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Photo Information
Copyright: Sergio Stella (flashpoint) Gold Star Critiquer/Gold Star Workshop Editor/Gold Note Writer [C: 630 W: 133 N: 4324] (28008)
Genre: Animals
Medium: Color
Date Taken: 2013-06-30
Categories: Insects
Camera: Nikon D90, Sigma AF150 f 2.8 EX DG APO HSM
Exposure: f/14.0, 1/20 seconds
Details: Tripod: Yes
More Photo Info: [view]
Photo Version: Original Version
Date Submitted: 2013-11-09 11:00
Viewed: 1477
Points: 6
[Note Guidelines] Photographer's Note
Odonate larvae are non-discriminate hunters which will eat any animal as large as or smaller than themselves, including their own species. Small vertebrates such as tadpoles and fish fry are not immune from attack. Prey may be stalked or ambushed. Captured prey is pulled back using powerful muscles in the labium and chewed by strong mandibles. More details on labium structure and larval predatory activity are available.

Almost all odonate larvae are aquatic. They occur in every sort of water body from soaks and seepages to streams and rivers, lakes, temporary pools and water-filled tree holes. A few species tolerate moderate salinity, a few others have semi-terrestrial larvae which roam across the surface of bogs and swamps at night. A half-dozen or so fully terrestrial larvae are known from distantly related families. These animals live in leaf litter layers in tropical rainforests.

As they grow, larvae undergo approximately 10-20 molts, over a time between 3 months and about 6-10 years depending on species. Instar number is not always fixed but may depend on seasonal conditions and food supply. Wing pads develop externally from about the 6-7th instar. Metamorphosis is direct without a pupal stage and emergence takes place on a fixed support out of the water, sometimes a considerable distance from the water's edge. The newly emerged adult flies away from water for a few days to feed and mature, during which time the full adult color develops. Teneral (new) adults can be recognised by a glassy sheen of the wings. Additional color changes occur later in life in some species.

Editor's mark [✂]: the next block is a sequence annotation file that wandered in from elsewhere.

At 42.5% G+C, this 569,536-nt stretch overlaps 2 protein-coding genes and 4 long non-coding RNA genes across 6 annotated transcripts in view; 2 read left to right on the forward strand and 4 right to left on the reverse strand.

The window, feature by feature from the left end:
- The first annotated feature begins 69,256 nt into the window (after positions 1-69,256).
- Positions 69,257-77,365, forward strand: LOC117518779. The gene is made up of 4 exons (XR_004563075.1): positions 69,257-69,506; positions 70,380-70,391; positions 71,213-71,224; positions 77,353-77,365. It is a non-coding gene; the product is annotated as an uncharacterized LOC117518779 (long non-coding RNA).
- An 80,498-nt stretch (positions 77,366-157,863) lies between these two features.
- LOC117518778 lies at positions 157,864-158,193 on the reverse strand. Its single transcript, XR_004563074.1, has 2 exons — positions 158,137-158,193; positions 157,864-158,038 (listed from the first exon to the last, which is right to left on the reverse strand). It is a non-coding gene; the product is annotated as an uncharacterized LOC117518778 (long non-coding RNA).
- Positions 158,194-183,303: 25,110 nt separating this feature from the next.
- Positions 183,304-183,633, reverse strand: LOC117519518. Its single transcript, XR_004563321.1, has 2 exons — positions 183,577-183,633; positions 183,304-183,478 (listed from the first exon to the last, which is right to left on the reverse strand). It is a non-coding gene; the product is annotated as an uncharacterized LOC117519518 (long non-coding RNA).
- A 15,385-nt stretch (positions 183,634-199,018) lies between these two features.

source tolweb.org

my mood for Coldplay- Amsterdam

Model: NIKON D90
Software: Adobe Photoshop CS4 Windows
Exposure Time: 5/100 sec
F-Stop: f/14.0
Focal Length: 150/1 mm
Date Taken: 2013-06-30 08:15
Metering Mode: Pattern
File Size: 226 kb

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Critiques [Translate]

  • Great 
  • tuslaw Gold Star Critiquer/Gold Star Workshop Editor/Gold Note Writer [C: 2754 W: 282 N: 4931] (19883)
  • [2013-11-09 11:10]

Hello Sergio, I see we are neighbors today.
It is a cold dreary day here in Ohio, so there is no chance of photographing any insects such as this.
You have photographed this particular dragonfly larva perfectly as it emerges from it's exoskeleton. Every minute detail is easily viewed in beautiful natural colors. I love the way the eye appears so shiny and clear. A gorgeous shot indeed Sergio!!!

hallo Sergio
great composition with good details and beautiful colours
thanks greeting lou

  • Great 
  • lousat Gold Star Critiquer/Gold Star Workshop Editor/Gold Note Writer [C: 6595 W: 89 N: 15659] (65489)
  • [2013-11-09 15:57]

Ciao Sergiun,gran culo ma grandissima maniera di cogliere l'attimo,una foto da National Geographic,certo che per bruchi e ninfe sei meglio di un cane da tartufo..ehhee....complimenti ancora e meritatissimi.Have a nice Sunday and thanks,Luciano

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